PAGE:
Wednesday, May 15, 2013

Let's get started with Nagel and Newman (Section I)

Let's ease our way into this. I haven't read the Nagel and Newman book in a few years. But I remember it as a short and highly readable overview of the proof. I have a 1986 softcover edition by NYP Press. Today, I want to write about Section I - Introduction. It's really short: under 5 pages.

First, a short quote that makes me feel better about my past failures at REALLY understanding the proof of GIT:

"The details of Gödel's proof in his epoch-making paper are too difficult to follow without considerable mathematical training." (page 7)
Nevertheless, the book aims to convey "the basic structure of his demonstrations" to "readers with very limited mathematical and logical preparation." Check!

The bulk of the introduction discusses, in very general terms, deductive reasoning, axiomatic systems, and logical proofs. Since we'll have many occasions to go into these topics in great depth over the next few months, I won't go into it now. In fact, I'll devote my next post to formal systems.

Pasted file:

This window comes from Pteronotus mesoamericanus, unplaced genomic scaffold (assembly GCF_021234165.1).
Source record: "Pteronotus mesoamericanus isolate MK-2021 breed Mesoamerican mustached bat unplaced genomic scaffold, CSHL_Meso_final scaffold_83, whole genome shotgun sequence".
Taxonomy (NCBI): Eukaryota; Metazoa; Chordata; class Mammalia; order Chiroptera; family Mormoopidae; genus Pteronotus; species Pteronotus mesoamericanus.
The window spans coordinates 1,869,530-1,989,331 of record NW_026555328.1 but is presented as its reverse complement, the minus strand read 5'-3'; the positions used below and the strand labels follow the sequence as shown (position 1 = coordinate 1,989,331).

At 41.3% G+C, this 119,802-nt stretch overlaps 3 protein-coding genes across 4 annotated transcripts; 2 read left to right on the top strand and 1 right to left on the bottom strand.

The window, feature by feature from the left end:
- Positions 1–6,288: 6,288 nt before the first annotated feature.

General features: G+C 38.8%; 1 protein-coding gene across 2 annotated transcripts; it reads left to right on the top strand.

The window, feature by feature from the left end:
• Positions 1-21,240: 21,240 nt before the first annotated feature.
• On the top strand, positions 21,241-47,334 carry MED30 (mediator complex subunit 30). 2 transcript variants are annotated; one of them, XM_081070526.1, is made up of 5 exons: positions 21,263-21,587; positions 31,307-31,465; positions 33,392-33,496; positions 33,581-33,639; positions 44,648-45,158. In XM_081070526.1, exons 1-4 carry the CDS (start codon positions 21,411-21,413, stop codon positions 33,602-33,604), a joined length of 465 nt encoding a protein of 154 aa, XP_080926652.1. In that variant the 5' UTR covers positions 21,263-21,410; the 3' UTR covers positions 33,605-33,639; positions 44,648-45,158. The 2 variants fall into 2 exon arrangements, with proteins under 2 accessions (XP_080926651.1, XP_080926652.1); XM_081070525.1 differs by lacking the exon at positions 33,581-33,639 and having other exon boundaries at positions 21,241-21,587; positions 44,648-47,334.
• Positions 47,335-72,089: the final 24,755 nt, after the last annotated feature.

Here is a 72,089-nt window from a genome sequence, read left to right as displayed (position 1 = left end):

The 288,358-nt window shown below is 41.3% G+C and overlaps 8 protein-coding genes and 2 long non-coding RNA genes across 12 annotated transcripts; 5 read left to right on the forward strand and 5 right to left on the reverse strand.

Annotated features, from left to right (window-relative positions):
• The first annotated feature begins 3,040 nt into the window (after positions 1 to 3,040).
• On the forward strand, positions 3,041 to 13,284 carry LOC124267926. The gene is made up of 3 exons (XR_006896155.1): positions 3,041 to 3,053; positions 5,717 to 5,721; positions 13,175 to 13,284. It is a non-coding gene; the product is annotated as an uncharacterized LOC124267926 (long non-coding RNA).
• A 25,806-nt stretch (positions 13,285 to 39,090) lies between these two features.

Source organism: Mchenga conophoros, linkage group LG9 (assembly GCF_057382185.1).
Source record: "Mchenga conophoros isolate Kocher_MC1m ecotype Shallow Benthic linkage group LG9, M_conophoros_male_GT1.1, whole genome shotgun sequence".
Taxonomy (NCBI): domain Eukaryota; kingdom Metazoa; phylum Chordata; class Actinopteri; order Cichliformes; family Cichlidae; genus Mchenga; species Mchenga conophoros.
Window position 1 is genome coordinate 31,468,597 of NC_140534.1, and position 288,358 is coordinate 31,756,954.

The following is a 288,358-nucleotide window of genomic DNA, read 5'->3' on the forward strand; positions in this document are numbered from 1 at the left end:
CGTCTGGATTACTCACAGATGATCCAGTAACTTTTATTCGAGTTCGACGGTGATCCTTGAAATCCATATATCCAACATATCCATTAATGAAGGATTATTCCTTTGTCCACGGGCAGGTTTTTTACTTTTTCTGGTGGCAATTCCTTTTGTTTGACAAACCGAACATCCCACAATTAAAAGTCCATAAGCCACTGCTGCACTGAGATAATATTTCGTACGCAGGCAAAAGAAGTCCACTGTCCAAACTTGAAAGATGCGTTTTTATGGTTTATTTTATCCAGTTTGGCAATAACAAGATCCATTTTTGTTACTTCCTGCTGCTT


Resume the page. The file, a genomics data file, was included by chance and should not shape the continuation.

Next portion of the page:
Going back to the introduction, it makes several strong claims that I want to investigate after I master the proof, namely:
  1. GIT are "revolutionary in their broad philosophical import." I definitely want to read about the philosophy of mathematics. But aren't there big claims made about the impact of GIT on the philosophy of mind, artificial intelligence, etc.? Controversial stuff, no doubt!
  2. GIT "undermined deeply rooted preconceptions and demolished ancient hopes that were being freshly nourished by research on the foundations of mathematics." I assume this is a reference to formalism and David Hilbert's program.
  3. GIT "introduced into the study of foundation questions a new technique of analysis comparable in its nature and fertility with the algebraic method that René Descartes introduced into geometry." I wonder what "new technique" the authors are referring to here. Gödel numbering or some other aspect of the proof?


  1. As far as #1 goes I know that Roger Penrose was convinced at one time that GIT implied that human minds were not "algorithmic" in that they could not be modeled as turing machines. He wrote two books on the subject - Shadows of the Mind ( was one of them.

    At some point he gave up on this position, I'm not sure why.

    1. Hey Nick,

      As it turns out, I own a copy of Penrose's earlier book "The Emperor's New Mind" but I never finished it. I'll give it another try after I am "done" with the proof of GIT.

      Would you happen to have a reference for where he talks about his change of mind?